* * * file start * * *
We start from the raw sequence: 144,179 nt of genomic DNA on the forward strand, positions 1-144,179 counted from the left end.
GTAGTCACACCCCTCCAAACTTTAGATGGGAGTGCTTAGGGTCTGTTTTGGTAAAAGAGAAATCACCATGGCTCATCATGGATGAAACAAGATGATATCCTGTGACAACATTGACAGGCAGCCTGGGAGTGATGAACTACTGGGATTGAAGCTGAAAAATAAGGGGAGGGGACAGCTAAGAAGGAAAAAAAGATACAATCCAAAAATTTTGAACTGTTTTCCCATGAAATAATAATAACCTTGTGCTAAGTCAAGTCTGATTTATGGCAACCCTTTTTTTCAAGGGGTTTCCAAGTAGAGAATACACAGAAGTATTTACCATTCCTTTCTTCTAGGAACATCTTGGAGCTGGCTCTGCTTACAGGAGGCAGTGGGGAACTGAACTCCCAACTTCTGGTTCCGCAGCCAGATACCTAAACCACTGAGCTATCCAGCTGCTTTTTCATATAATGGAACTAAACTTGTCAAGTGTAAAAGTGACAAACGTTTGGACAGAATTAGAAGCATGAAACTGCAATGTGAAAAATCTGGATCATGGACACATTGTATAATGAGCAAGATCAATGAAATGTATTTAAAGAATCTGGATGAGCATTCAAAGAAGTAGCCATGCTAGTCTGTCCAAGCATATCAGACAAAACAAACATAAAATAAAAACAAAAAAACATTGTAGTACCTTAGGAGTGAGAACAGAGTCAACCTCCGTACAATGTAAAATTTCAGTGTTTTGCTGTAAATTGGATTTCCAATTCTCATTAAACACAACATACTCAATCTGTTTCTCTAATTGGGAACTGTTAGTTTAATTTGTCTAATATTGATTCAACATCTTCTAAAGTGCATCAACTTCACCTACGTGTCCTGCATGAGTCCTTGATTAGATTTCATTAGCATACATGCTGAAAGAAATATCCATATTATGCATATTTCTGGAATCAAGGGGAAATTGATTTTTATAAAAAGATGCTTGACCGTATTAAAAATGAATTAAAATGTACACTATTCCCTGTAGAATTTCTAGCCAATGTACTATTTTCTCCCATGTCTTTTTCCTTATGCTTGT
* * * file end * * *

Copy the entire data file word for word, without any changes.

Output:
We start from the raw sequence: 144,179 nt of genomic DNA on the forward strand, positions 1-144,179 counted from the left end.
GTAGTCACACCCCTCCAAACTTTAGATGGGAGTGCTTAGGGTCTGTTTTGGTAAAAGAGAAATCACCATGGCTCATCATGGATGAAACAAGATGATATCCTGTGACAACATTGACAGGCAGCCTGGGAGTGATGAACTACTGGGATTGAAGCTGAAAAATAAGGGGAGGGGACAGCTAAGAAGGAAAAAAAGATACAATCCAAAAATTTTGAACTGTTTTCCCATGAAATAATAATAACCTTGTGCTAAGTCAAGTCTGATTTATGGCAACCCTTTTTTTCAAGGGGTTTCCAAGTAGAGAATACACAGAAGTATTTACCATTCCTTTCTTCTAGGAACATCTTGGAGCTGGCTCTGCTTACAGGAGGCAGTGGGGAACTGAACTCCCAACTTCTGGTTCCGCAGCCAGATACCTAAACCACTGAGCTATCCAGCTGCTTTTTCATATAATGGAACTAAACTTGTCAAGTGTAAAAGTGACAAACGTTTGGACAGAATTAGAAGCATGAAACTGCAATGTGAAAAATCTGGATCATGGACACATTGTATAATGAGCAAGATCAATGAAATGTATTTAAAGAATCTGGATGAGCATTCAAAGAAGTAGCCATGCTAGTCTGTCCAAGCATATCAGACAAAACAAACATAAAATAAAAACAAAAAAACATTGTAGTACCTTAGGAGTGAGAACAGAGTCAACCTCCGTACAATGTAAAATTTCAGTGTTTTGCTGTAAATTGGATTTCCAATTCTCATTAAACACAACATACTCAATCTGTTTCTCTAATTGGGAACTGTTAGTTTAATTTGTCTAATATTGATTCAACATCTTCTAAAGTGCATCAACTTCACCTACGTGTCCTGCATGAGTCCTTGATTAGATTTCATTAGCATACATGCTGAAAGAAATATCCATATTATGCATATTTCTGGAATCAAGGGGAAATTGATTTTTATAAAAAGATGCTTGACCGTATTAAAAATGAATTAAAATGTACACTATTCCCTGTAGAATTTCTAGCCAATGTACTATTTTCTCCCATGTCTTTTTCCTTATGCTTGT